The units digit of a perfect square is 6. What are the possible values of the tens digit?

Mellie
Jul 13, 2015

#3**0 **

Hi guest,

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I am just thinking about how to answer you :)

Melody
Jul 24, 2016

#4**+1 **

My solution is not very elegant I am afraid but here goes.

When you multiply any 2 numbers together, the resultant last digit will be the last digit of the product of the original last digits

for instance.

536734 * 205446285297 must end in 8.

I did not do the multiplication. I just looked at the last digits 4 and 7

4 * 7 = 28 the last digit is 8 so the last digit of the original product will also be 8.

Also, the resultant last TWO digits will be the the last 2 digits of the product of just the last two digits.

So

536734 * 205446285297 must end in in 98 because 34*97=3298, the last 2 digits are 98

If you set up a couple of long multiplications it should become clear to you why this is so.

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Now is a perfect square ends in 6, then the last digit squared must end in 6 also

What single digit numbers squared end in 6? 4*4=16 and 6*6=36 they are the only 2 so the number that is being squared must end in 4 or 6

Let the second last digit be A. A can be any digit.

So the last 2 digits of our number that is being squared are either A6 or A4

That is, the last 2 digits of the number are either (10A+6) or (10A+4)

Lets square these.

NOTE:

If the algebra is too muc for you, just look at all the possibilities one by one.

that is

\(06^2\quad 16^2 \quad 26^2 \quad 36^2 \quad 46^2 \quad 56^2 \quad 66^2 \quad up\;to\;96^2\)

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\((10A+6)^2=100A^2+120A+36\\ \mbox{the 100A^2 will not effect the second digit so I can forget about that one}\\ 120A+36\\ 120A+30+6\\ 30(4A+1)+6\\ 3(4A+1)*10+6\\ \mbox{The second last digit will be the last digit of }3(4A+1)\\ 3(4A+3)=12A+9=10A+2A+9\\ \mbox{The 10A is not going to effect the digit we want so the 2nd last digit will be the last digit of 2A+9}\\ \mbox{This is any even number plus 9. The last digit could be any odd number}. \)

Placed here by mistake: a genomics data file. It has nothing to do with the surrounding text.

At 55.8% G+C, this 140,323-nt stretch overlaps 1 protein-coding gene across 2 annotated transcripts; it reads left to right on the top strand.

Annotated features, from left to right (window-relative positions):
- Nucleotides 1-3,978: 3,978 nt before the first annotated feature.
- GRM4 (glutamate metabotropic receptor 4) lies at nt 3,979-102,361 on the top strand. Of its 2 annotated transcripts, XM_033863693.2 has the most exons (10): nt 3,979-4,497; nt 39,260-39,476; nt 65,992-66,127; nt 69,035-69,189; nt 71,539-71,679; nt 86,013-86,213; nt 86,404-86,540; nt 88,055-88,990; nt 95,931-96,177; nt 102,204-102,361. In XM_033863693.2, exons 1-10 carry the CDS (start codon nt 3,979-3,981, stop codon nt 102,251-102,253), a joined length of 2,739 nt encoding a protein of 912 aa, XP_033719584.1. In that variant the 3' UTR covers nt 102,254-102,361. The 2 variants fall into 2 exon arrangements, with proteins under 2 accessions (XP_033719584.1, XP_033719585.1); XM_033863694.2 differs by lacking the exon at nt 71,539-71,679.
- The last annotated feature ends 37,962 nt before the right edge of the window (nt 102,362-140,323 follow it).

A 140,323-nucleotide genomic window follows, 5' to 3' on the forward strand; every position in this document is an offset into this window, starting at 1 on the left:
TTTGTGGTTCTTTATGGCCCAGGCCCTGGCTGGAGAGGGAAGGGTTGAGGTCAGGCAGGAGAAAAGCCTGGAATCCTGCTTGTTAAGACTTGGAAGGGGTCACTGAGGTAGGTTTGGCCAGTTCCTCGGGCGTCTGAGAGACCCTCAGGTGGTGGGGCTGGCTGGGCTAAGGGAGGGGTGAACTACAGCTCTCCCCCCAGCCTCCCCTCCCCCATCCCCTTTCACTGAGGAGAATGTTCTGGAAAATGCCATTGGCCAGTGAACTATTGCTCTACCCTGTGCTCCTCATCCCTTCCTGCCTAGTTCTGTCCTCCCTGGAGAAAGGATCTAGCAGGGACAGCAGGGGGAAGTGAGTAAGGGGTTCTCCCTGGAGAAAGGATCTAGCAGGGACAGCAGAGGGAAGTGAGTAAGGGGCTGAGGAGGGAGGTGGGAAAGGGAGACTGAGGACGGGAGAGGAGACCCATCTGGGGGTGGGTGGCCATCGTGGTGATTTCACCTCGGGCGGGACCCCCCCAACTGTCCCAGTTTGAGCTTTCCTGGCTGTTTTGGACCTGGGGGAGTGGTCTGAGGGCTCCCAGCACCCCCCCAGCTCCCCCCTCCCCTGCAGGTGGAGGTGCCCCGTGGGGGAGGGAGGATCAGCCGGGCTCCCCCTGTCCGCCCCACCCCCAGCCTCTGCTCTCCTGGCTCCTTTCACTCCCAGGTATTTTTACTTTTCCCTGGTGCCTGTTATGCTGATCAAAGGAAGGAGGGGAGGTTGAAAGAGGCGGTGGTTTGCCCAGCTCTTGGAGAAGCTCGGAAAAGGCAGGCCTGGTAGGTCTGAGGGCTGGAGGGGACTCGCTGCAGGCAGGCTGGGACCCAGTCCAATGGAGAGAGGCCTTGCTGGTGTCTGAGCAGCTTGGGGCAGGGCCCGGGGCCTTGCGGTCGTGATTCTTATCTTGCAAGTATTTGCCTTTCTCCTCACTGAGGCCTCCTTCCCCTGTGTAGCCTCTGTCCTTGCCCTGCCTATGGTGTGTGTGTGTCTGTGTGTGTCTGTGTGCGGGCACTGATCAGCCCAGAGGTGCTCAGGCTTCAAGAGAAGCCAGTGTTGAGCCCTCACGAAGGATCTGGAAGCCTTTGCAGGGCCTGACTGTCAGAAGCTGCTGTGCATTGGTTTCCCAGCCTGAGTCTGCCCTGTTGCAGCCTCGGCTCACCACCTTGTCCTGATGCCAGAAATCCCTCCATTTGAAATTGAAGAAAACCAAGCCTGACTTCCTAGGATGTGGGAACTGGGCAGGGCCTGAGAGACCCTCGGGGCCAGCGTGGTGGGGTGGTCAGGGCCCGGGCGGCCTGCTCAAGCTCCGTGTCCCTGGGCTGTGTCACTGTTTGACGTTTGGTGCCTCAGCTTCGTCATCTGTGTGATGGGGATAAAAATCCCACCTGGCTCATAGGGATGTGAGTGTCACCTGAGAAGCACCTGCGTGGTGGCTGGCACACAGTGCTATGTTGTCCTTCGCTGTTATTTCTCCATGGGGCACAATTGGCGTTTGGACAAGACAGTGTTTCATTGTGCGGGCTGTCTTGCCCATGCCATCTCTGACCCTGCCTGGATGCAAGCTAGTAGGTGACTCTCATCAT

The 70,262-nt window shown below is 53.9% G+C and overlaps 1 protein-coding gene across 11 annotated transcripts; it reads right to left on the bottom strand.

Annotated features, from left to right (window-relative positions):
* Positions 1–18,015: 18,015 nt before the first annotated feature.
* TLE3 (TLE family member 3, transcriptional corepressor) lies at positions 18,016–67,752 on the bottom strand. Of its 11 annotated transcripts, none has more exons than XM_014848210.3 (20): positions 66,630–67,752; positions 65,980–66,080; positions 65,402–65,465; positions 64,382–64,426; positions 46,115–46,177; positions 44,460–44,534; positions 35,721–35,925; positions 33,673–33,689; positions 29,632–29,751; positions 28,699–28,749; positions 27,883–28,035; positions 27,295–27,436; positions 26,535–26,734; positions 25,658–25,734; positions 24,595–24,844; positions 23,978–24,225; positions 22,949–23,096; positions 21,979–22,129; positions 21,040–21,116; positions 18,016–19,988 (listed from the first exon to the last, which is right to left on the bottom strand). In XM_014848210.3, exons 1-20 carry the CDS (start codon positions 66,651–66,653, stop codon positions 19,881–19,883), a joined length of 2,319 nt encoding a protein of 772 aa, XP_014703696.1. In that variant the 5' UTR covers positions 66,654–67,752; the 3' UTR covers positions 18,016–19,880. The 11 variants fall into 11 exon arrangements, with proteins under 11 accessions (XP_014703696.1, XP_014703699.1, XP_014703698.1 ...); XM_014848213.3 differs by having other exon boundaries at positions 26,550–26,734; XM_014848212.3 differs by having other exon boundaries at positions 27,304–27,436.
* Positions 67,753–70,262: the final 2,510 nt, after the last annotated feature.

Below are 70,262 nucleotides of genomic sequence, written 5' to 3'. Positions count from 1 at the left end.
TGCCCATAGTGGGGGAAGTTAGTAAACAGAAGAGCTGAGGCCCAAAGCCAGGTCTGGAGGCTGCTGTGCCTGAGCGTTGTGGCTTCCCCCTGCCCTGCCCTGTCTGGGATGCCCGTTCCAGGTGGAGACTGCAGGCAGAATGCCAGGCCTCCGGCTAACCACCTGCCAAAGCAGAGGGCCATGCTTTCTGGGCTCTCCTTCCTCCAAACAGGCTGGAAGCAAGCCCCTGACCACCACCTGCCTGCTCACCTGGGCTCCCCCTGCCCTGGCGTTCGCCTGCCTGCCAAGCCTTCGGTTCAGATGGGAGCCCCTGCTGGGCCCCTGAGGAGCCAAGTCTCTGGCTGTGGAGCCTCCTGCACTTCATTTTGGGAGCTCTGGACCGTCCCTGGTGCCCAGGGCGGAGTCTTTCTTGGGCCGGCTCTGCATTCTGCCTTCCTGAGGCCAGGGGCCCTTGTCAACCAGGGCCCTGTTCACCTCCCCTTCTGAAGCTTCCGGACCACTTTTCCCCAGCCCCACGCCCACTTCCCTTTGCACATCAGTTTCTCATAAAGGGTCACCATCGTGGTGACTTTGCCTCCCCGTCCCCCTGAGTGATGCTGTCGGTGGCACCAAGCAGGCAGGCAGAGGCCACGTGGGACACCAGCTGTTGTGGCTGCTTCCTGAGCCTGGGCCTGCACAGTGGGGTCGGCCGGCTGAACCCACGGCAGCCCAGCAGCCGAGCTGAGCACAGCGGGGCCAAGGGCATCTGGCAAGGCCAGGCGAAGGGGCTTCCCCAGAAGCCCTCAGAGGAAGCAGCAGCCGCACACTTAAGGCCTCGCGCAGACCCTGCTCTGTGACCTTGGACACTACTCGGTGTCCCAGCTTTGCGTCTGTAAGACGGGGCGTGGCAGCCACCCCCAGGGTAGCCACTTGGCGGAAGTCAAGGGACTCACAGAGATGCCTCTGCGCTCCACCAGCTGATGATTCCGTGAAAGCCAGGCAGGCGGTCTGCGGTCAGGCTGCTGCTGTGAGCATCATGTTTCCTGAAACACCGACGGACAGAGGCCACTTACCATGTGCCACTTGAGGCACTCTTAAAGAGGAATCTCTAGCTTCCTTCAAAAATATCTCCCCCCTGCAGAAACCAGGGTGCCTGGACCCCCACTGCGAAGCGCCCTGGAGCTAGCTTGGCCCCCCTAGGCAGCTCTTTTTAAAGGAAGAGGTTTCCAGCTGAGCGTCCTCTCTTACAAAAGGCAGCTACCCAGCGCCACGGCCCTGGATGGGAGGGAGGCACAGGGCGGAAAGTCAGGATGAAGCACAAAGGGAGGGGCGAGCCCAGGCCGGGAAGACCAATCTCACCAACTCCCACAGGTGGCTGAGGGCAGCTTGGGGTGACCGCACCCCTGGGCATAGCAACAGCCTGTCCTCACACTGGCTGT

If the last digit is 4 then I can go through the same rigmarole for (10A+4)^{2}

**Anyway, this is why the second last digit must be an odd number :)**

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Muck around with some long multiplications and this will become clear to you.

Questions like this are really good for developing a real understanding of how numbers work :)

Melody
Jul 24, 2016

#5**+1 **

Notice that a perfect square ending in 6 will be formed for a = 0,1,2,3.........

whenever we have either:

[10a + 4]^2 = 100a^2 + 80a + 16 ...... or.....

[10a + 6]^2 = 100a^2 + 120a + 36

The cyclic pattern for the 10s digit in the first expression is :

1, 9, 7, 5, 3...........

And the cyclic pattern for the 10s digit in the second expression is :

3, 5, 7, 9, 1...........

So......in this case, the 10s digit will always be odd

CPhill
Jul 24, 2016